A "departed" mother told Van Praagh that someone in the caller/daughter's family had breast cancer and needed to see a doctor. The daughter said she didn't know who this could be. Rather than taking a few seconds to get that potentially life-saving information from the "departed," Van Praagh simply moved on. That spoke volumes to me about whether his act is genuine, or just a game.
I was initially impressed with one eerie "hit" during the show, until I replayed the segment and realized how Van Praagh did it. A woman called about her baby daughter's grandmother who had died. Larry King interrupted to ask the caller whether the deceased was the caller's mother or the father's mother. Before the caller could even answer, Van Praagh forcefully announced that, no, it was not the caller's mother, but the paternal grandmother -- and he was right! How did he do it? Had it been the caller's mother, the caller would likely have inquired about her mother rather than her daughter's grandmother!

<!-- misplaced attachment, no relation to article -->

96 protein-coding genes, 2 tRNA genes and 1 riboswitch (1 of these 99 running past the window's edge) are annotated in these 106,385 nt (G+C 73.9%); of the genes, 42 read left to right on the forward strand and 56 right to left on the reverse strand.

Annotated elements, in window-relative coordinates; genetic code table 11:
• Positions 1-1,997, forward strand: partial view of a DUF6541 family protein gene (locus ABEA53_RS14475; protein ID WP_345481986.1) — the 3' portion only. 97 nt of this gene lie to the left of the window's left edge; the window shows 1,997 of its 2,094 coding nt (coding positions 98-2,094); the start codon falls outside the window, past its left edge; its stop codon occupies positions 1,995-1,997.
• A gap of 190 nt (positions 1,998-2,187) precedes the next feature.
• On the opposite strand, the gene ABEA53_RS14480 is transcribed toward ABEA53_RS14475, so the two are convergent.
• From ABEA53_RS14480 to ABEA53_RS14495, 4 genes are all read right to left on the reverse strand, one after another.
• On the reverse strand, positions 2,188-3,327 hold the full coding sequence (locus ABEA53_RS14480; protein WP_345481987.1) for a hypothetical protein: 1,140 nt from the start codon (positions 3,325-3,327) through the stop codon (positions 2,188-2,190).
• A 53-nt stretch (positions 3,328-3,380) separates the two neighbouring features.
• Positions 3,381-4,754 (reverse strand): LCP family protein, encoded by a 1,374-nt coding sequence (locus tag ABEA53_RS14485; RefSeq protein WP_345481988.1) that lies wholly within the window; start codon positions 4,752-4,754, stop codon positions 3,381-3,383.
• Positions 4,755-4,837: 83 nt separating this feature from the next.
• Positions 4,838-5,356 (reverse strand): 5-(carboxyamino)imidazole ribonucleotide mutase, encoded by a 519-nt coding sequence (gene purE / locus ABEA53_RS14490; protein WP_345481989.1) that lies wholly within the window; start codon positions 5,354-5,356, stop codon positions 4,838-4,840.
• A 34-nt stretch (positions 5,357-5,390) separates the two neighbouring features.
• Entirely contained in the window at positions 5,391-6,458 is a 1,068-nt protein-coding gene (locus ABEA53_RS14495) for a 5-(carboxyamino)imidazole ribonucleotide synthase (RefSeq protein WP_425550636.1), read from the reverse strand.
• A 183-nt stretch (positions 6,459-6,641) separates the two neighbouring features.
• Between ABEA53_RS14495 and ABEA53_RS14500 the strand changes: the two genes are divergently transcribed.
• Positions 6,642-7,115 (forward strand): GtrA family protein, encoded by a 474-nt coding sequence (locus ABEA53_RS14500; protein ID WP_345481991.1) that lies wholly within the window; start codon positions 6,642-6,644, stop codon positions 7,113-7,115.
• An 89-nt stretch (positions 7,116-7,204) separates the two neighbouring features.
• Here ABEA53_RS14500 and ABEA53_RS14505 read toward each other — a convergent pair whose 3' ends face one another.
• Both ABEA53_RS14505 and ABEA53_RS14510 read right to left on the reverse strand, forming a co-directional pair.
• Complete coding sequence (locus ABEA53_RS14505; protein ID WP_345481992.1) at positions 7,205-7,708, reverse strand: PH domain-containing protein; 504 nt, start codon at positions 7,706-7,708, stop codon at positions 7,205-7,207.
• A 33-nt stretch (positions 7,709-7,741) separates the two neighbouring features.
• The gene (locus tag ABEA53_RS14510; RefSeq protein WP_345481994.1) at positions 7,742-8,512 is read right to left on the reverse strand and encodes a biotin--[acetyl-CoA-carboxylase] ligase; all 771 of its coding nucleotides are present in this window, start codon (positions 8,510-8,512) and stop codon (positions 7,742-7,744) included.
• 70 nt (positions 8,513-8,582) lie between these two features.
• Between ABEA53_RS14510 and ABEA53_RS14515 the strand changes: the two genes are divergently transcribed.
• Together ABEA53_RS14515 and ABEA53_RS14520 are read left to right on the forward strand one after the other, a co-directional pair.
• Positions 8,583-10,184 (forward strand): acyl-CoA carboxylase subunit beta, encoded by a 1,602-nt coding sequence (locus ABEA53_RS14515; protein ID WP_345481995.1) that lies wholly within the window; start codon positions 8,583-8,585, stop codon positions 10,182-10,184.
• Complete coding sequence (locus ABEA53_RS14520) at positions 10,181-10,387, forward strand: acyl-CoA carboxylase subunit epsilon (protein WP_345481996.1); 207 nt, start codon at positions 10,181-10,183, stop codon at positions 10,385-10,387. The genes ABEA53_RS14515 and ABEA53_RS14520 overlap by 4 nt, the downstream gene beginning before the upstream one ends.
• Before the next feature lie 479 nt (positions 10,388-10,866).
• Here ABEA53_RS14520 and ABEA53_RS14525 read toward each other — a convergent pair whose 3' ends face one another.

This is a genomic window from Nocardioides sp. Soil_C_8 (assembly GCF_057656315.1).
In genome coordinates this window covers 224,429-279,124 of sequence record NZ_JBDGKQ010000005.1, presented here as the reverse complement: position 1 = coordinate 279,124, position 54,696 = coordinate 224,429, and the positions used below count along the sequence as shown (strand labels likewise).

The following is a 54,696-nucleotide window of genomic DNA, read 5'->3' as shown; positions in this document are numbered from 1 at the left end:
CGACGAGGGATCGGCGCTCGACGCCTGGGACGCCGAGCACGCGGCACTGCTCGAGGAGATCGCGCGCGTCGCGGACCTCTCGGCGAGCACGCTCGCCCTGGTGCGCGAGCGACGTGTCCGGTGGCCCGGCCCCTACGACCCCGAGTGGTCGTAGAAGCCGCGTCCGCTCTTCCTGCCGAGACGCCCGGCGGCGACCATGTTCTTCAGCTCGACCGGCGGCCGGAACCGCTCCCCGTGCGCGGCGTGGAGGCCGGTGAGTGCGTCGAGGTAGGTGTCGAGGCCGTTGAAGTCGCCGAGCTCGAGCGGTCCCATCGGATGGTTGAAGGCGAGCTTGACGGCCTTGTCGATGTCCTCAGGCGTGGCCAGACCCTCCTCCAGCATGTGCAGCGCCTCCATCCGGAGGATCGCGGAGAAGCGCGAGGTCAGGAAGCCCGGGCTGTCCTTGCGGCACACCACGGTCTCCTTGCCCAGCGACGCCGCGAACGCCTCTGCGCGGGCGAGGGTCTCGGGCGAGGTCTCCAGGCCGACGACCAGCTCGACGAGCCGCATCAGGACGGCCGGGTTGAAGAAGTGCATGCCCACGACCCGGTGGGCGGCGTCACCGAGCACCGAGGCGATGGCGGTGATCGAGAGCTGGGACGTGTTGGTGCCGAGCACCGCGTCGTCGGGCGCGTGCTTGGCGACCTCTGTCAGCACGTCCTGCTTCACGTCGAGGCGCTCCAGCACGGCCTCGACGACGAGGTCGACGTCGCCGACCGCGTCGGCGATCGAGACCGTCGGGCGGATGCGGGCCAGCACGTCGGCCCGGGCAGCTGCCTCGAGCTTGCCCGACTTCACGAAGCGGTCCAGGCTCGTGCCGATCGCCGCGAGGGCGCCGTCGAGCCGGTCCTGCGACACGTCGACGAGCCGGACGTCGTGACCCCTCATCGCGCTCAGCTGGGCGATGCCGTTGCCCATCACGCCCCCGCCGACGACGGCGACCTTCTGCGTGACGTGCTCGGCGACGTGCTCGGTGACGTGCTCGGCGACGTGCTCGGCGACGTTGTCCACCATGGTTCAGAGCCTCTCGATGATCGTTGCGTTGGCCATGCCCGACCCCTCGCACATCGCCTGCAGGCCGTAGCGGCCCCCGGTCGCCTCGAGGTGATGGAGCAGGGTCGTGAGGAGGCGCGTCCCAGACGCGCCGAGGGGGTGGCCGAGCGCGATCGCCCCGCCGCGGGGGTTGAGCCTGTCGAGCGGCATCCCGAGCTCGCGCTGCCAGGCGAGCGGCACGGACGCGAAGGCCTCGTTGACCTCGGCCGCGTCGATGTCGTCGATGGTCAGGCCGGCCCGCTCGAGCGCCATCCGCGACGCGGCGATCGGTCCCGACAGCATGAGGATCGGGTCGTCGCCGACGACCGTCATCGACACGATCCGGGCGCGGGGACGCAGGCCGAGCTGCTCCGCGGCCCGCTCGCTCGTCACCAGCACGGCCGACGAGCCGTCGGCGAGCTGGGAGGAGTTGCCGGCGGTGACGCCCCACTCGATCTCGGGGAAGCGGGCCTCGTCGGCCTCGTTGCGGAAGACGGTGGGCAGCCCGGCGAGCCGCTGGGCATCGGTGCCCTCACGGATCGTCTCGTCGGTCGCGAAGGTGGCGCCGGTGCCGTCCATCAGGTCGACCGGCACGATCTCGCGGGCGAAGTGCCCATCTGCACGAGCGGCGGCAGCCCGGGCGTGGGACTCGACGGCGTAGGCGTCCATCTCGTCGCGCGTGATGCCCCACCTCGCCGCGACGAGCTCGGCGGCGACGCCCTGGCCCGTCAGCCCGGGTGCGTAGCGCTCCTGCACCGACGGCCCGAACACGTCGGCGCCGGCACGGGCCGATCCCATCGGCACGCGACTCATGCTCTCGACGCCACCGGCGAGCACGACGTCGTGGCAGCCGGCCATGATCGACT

Van Praagh could convince me of his genuineness within 5 minutes, or I could expose him just as quickly, with the simplest test imaginable. Have a series of strangers ask him to communicate with a departed relative, such as a father, and simply ask him to come up with the relatives' names. If he can hear the spirits speaking about all sorts of other matters, he certainly ought to be able to hear their names clearly enough. Only a genuine "medium" could correctly get the names without client feedback or doing prior research.
My next viewing of Van Praagh was on the February 23, 1998, edition of "Oprah," during which she tactfully expressed her own skepticism and also played a few pre-recorded observations by Skeptics Society founder Michael Shermer. (Shermer was impeccable on the April 3 edition of ABC-TV's "20/20." On both shows he pointed out that Van Praagh scores far more misses than hits, but that audiences conveniently remember the hits and forget the misses.)